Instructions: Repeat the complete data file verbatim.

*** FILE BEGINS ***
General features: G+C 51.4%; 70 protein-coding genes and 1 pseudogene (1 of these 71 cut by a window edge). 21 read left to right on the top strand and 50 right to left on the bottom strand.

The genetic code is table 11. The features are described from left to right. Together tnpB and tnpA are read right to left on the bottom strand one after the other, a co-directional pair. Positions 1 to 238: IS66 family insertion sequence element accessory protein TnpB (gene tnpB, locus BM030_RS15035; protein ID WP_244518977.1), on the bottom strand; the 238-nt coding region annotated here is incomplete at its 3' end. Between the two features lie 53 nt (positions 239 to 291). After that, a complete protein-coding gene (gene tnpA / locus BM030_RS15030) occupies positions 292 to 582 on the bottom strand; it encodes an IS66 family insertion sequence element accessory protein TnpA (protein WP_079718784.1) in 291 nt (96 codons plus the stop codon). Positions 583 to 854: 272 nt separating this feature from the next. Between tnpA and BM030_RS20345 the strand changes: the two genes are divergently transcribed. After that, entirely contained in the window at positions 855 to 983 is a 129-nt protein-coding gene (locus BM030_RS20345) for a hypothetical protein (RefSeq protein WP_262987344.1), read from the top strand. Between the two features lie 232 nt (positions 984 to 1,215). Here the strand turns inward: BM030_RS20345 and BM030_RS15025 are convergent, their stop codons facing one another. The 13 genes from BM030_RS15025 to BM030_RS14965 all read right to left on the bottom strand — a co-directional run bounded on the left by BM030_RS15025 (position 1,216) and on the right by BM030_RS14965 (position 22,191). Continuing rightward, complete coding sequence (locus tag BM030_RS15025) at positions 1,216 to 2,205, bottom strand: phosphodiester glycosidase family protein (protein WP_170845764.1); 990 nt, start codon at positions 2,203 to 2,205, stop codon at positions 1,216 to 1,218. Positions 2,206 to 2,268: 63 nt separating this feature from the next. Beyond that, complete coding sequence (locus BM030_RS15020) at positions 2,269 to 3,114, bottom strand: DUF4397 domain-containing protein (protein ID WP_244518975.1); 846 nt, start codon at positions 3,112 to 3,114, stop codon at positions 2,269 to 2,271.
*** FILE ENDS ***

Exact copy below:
General features: G+C 51.4%; 70 protein-coding genes and 1 pseudogene (1 of these 71 cut by a window edge). 21 read left to right on the top strand and 50 right to left on the bottom strand.

The genetic code is table 11. The features are described from left to right. Together tnpB and tnpA are read right to left on the bottom strand one after the other, a co-directional pair. Positions 1 to 238: IS66 family insertion sequence element accessory protein TnpB (gene tnpB, locus BM030_RS15035; protein ID WP_244518977.1), on the bottom strand; the 238-nt coding region annotated here is incomplete at its 3' end. Between the two features lie 53 nt (positions 239 to 291). After that, a complete protein-coding gene (gene tnpA / locus BM030_RS15030) occupies positions 292 to 582 on the bottom strand; it encodes an IS66 family insertion sequence element accessory protein TnpA (protein WP_079718784.1) in 291 nt (96 codons plus the stop codon). Positions 583 to 854: 272 nt separating this feature from the next. Between tnpA and BM030_RS20345 the strand changes: the two genes are divergently transcribed. After that, entirely contained in the window at positions 855 to 983 is a 129-nt protein-coding gene (locus BM030_RS20345) for a hypothetical protein (RefSeq protein WP_262987344.1), read from the top strand. Between the two features lie 232 nt (positions 984 to 1,215). Here the strand turns inward: BM030_RS20345 and BM030_RS15025 are convergent, their stop codons facing one another. The 13 genes from BM030_RS15025 to BM030_RS14965 all read right to left on the bottom strand — a co-directional run bounded on the left by BM030_RS15025 (position 1,216) and on the right by BM030_RS14965 (position 22,191). Continuing rightward, complete coding sequence (locus tag BM030_RS15025) at positions 1,216 to 2,205, bottom strand: phosphodiester glycosidase family protein (protein WP_170845764.1); 990 nt, start codon at positions 2,203 to 2,205, stop codon at positions 1,216 to 1,218. Positions 2,206 to 2,268: 63 nt separating this feature from the next. Beyond that, complete coding sequence (locus BM030_RS15020) at positions 2,269 to 3,114, bottom strand: DUF4397 domain-containing protein (protein ID WP_244518975.1); 846 nt, start codon at positions 3,112 to 3,114, stop codon at positions 2,269 to 2,271.